ORIGINALLY a two day event given three years to prove its worth, it would have been very hard to tell whether Tamworth had a backed a winner.
More than ten years later, the Landmark Classic has earned a place as one of the pre-eminent events on the AELEC calendar, regularly drawing crowds in excess of one thousand people and seeing sales tallies sky-rocket past $7 million.
Despite crippling drought throttling most of NSW, and eastern Australia, the 2019 classic was still setting new records in the sales department.
During the nine-day event, 578 lots were sold with an average price of $14,772.
One two-year-old filly, trained in the Tamworth region, was auctioned for a national record price of $230,000.
The clearance rate was 82 per cent and the whole event grossed $7,031,500 in sales, to date.
AELEC manager Mike Rowland said the event has taken on a life of its own and had become a “must-do event” for people in the performance horse world.
This year’s edition surpassed expectations in terms of attendance and sales, but what was even more affecting, for Mr Rowland, was the general sense of optimism, despite a hellish year.
“There is a buoyancy and belief that there is a future in what they all do,” he said.
“I’m in awe of those people whose living comes from the land and livestock and continue to see the long term positives and that’s what they’re banking on now.
“Its continued growth is testament to people's resilience.”
Current Tamworth councillor and former general manager Glenn Inglis agreed AELEC had become the benchmark for other large public facilities in Tamworth.
In a sense, the success of AELEC in the last decade had been down to its imperfections, Cr Inglis said.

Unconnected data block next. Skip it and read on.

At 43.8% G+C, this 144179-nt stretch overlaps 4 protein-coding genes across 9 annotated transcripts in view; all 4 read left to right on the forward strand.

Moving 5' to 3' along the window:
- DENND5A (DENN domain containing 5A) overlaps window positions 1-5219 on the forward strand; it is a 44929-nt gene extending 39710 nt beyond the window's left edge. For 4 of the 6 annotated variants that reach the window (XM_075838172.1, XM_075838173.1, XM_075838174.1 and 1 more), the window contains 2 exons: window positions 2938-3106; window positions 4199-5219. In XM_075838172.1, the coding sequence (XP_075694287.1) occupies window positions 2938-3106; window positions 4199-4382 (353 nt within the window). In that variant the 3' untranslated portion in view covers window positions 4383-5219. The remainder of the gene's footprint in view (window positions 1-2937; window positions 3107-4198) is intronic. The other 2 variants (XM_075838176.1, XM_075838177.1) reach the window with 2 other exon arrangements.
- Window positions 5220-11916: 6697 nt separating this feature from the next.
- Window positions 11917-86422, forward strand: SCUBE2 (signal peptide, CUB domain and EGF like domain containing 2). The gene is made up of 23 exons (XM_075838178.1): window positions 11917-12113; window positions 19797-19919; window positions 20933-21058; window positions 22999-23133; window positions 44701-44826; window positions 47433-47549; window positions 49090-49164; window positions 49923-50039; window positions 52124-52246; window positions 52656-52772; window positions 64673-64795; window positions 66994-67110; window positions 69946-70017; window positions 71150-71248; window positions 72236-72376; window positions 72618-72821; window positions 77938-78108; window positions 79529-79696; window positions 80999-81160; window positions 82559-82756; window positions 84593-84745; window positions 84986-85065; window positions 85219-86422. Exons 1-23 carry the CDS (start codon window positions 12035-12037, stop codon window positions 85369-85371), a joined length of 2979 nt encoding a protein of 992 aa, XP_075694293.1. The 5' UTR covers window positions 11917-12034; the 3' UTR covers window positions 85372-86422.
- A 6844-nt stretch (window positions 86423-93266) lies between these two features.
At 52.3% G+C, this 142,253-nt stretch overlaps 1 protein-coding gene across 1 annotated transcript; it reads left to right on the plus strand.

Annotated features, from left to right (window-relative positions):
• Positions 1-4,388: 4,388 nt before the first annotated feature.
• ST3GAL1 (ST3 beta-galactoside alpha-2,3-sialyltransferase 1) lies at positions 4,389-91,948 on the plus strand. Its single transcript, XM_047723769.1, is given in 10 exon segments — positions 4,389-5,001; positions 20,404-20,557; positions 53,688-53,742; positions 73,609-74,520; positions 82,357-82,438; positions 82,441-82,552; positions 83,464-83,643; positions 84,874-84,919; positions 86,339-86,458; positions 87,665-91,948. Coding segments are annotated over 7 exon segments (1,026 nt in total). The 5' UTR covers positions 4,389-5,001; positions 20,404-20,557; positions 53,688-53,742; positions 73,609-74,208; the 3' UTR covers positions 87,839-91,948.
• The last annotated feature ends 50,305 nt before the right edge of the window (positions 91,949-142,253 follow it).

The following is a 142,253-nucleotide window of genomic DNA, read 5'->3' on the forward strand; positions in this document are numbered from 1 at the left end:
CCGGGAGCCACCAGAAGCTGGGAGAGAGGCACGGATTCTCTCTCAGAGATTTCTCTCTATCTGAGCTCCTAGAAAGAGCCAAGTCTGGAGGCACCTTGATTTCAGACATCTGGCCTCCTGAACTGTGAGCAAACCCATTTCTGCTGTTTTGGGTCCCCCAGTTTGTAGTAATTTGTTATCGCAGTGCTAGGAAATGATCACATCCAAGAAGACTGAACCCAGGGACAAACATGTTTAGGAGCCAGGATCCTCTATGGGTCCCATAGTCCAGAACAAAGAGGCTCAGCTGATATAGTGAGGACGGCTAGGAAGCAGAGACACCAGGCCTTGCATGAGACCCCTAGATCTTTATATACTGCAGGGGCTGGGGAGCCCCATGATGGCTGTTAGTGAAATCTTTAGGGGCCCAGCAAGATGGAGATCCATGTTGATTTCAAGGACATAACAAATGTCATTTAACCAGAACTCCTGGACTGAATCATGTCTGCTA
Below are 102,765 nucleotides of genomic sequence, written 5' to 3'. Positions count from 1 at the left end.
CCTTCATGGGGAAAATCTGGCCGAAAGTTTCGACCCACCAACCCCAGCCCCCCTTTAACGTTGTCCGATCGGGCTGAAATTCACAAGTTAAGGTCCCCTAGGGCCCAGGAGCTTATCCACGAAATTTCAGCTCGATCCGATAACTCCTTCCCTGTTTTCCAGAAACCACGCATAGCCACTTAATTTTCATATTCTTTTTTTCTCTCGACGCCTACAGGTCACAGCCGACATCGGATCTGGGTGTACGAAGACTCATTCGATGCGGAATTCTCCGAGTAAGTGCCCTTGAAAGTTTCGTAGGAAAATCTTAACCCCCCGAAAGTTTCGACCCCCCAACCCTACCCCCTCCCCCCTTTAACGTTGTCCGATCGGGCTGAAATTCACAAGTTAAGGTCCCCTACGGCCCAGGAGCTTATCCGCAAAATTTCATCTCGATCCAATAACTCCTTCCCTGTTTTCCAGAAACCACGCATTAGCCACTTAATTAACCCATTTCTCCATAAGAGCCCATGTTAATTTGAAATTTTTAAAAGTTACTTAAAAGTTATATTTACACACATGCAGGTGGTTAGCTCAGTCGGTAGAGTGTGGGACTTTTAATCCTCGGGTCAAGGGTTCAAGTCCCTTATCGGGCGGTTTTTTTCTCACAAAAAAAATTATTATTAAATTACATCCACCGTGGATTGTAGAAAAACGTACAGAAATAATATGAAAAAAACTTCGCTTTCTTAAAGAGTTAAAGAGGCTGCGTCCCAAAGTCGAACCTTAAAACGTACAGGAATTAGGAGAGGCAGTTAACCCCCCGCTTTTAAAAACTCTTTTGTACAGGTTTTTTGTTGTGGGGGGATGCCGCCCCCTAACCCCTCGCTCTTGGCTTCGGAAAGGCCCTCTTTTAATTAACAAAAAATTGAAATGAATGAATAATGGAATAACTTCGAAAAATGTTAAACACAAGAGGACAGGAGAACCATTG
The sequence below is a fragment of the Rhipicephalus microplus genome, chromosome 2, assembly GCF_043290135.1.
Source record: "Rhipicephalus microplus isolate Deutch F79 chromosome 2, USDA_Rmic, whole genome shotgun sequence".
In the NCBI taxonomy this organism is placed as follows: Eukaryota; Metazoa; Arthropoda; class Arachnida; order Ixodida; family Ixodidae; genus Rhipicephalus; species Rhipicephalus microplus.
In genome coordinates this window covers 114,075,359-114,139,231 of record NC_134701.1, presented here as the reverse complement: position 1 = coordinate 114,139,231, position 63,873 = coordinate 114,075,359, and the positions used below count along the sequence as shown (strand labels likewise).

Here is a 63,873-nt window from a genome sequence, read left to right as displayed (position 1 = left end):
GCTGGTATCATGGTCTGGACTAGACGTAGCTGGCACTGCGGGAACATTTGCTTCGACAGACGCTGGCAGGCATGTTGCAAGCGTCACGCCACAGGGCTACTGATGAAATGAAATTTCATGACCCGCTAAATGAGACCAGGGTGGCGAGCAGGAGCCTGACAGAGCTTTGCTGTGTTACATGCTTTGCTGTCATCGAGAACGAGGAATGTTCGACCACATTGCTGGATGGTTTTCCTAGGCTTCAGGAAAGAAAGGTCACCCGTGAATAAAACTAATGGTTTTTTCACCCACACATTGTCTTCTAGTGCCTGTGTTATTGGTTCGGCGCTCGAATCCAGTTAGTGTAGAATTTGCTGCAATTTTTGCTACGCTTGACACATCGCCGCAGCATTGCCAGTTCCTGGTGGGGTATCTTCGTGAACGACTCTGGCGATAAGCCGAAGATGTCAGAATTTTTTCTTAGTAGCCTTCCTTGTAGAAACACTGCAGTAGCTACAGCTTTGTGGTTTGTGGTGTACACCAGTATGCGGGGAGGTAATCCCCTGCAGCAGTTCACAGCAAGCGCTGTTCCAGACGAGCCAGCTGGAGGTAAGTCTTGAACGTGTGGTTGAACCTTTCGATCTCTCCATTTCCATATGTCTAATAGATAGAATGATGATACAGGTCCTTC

“In a funny way, it met no one’s individual needs perfectly,” he said.
“Everyone had to compromise a little.
“I might be a little biased, but it would seem we got it right, it’s now averaging about 292 days of usage.”
He said the intensive 18 months of planning with a special reference panel made-up of potential “user groups” helped get the mix just right.
A process which could be repeated as the council looks to get on the front foot with a new aquatic centre.
“It's the process for all large public infrastructure projects,” he said.
“That’s the thing that decides its success, if it doesn’t meet the user group needs.
“AELEC was never envisaged to make money for the council, it was seen as public infrastructure to make money for the community, they’re two different things.”
Landmark’s equine sales support Hannah Murray said this year’s event had exceeded expectations given the current economic and environmental climate in rural Australia.
She said the industry had become more “self-standing” in recent years, becoming less reliant on other business.
“Campdrafting is one of the fastest growing sports in the country and it’s one that has broadened its client base,” she said.
“We’re now seeing more people who aren’t particularly traditional.
“Where beef producers were most of the community, we’re now seeing people from all walks wanting to become part of the industry.”
Landmark are expecting the final figures to grow in coming days, so the 2019 tally could surpass last year’s gross total.
The 2018 gross total was $7.49 million, while clearance rates were slightly higher at 87 per cent.
The biggest single sale in 2018 was $130,000.